> Anyway, Currie's comments were about dromaeosaurids, and placing
> *Archaeopteryx* near them and then saying this suggests
> *Archaeopteryx* is therefore not a bird is very strange.

As I wrote, under current definitions, *Archaeopteryx* is an anchor for
Aves. So, under my phylogeny, either *Tyrannosaurus* is a bird, or we allow
this definition to change. "Bird" in the article refers to what is the
sister group of Oviraptorosauria in my cladogram, and this group includes
all traditional birds except *A.*. If I had said *A.* is a bird, I would
have been forced to say *T.* is one, too.

> <Considering this along with the 'theropod-avian synapomorphies'
> listed above <below> produces a cladogram <...> which differs
> >from all others in the following features: oviraptorosaurs are
> the closest relatives of birds, with which they form the taxon
> Maniraptora (conventionally defined as Neornithes >
> Ornithomimus, in Sereno [1998] defined as Oviraptor +
> Neornithes>
>
>   It should be understood that Sereno's definition is not as
> widely accepted and should not be used in the sense of priority.

I don't, just this definition exists, so someone, at least Sereno himself,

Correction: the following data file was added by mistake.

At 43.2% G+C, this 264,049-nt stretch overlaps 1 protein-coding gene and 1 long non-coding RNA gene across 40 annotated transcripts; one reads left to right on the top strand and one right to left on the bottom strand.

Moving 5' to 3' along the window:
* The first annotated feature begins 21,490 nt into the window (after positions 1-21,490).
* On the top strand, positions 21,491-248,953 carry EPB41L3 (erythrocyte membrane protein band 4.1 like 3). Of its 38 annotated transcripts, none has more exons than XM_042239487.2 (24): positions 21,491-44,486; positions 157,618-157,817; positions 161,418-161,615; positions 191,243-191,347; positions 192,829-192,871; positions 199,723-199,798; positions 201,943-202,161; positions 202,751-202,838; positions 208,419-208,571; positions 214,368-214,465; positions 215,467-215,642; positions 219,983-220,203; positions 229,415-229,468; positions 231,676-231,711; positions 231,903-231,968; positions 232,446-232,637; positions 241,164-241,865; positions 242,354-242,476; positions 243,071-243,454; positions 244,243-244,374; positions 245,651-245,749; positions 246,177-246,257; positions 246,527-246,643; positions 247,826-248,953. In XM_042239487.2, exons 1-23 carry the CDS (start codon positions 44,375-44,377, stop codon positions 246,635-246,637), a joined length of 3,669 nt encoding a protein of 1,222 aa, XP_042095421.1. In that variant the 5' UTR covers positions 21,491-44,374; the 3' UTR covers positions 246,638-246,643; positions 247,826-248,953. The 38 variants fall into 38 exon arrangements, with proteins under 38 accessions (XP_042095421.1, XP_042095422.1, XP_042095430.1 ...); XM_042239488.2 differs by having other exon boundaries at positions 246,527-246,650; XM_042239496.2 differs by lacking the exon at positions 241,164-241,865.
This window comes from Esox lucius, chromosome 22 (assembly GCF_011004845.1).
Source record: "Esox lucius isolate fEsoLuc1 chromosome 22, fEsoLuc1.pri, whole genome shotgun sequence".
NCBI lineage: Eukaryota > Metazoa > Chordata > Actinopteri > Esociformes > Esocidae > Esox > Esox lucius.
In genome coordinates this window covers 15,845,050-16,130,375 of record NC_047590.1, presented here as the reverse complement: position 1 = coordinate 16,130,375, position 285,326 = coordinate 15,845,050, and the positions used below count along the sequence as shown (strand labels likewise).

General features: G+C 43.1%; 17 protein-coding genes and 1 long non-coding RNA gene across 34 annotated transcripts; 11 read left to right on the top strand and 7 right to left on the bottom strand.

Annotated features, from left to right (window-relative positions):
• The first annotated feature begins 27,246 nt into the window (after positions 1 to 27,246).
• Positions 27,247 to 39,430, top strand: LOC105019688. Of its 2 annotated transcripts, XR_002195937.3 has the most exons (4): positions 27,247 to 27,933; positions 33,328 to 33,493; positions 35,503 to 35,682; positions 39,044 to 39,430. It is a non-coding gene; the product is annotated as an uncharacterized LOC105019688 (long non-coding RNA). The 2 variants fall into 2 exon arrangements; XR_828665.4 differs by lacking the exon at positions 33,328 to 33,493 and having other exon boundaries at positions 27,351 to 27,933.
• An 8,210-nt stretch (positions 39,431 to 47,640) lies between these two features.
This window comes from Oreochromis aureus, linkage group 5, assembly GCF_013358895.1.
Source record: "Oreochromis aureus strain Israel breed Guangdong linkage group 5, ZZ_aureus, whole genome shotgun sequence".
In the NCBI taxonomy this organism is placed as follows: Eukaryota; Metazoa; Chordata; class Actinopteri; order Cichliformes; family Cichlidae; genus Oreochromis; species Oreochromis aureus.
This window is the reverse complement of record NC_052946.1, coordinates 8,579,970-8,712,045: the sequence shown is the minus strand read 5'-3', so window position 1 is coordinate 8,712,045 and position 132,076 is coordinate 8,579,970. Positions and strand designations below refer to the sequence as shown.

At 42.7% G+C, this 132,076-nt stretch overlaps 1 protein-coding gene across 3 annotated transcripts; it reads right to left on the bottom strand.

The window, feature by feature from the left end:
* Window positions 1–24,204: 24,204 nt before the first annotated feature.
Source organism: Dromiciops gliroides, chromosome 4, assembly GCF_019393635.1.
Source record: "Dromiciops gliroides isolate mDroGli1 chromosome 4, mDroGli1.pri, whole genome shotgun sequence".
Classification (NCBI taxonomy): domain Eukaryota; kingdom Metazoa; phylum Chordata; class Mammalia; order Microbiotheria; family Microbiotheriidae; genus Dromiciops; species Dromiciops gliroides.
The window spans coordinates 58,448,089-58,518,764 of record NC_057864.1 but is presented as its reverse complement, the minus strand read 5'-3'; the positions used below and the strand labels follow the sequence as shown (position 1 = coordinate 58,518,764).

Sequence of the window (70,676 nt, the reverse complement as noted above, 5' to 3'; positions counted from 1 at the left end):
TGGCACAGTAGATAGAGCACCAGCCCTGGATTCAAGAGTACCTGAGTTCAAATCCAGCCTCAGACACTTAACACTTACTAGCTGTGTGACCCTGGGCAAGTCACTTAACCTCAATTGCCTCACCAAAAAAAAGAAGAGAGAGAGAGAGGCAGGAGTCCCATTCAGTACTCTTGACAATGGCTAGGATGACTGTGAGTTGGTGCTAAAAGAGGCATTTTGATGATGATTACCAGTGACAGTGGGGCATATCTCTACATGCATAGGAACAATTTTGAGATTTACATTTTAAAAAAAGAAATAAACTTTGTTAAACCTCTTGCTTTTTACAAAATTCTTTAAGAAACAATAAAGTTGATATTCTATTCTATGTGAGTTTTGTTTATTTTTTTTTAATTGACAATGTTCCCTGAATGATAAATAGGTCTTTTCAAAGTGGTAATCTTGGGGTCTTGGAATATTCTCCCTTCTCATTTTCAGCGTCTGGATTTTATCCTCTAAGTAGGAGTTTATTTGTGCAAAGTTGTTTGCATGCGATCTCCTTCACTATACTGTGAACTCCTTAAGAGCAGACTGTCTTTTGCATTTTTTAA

will probably use it for some time, and the rest of the sentence states that
under my phylogeny both definitions have the same content.

> Understand that Sereno's definition comes from placing
> tyrannosaurids closer to birds than are ornithomimids, and this
> is just plain ridiculous (personal opinion).

I wholeheartedly agree.

> With tyrannosaurids
> outside of the original definition by having ornithomimids being
> the stem, we get dromaeosaurids, oviraptorids, "dinobirds," and
> birds, and possibly troodontids, as being maniraptorans. This is
> the conventional, traditional, and defined content. And as
> Padian and Holtz, 1997 and Padian et al., 1999, suggest, should
> be used.
>
> <at present, these definitions do not change the contents of
> Maniraptora).>
>
>   See above, because they most certainly do.

Not under my phylogeny.

> <Maniraptora and Arctometatarsalia form Maniraptoriformes, which
> has been defined as Ornithomimus + Neornithes. The taxon with
> the definition Deinonychus + Neornithes has recently been named
> Eumaniraptora. Its name implies that it was meant to be a part
> of Maniraptora, whereas now it is vice versa -- the irony of
> cladistic definitions. I propose to name the taxon which
> includes Archaeopteryx and dromaeosaurids Archaeopterygiformes,
> which is among the oldest available names, and to define it as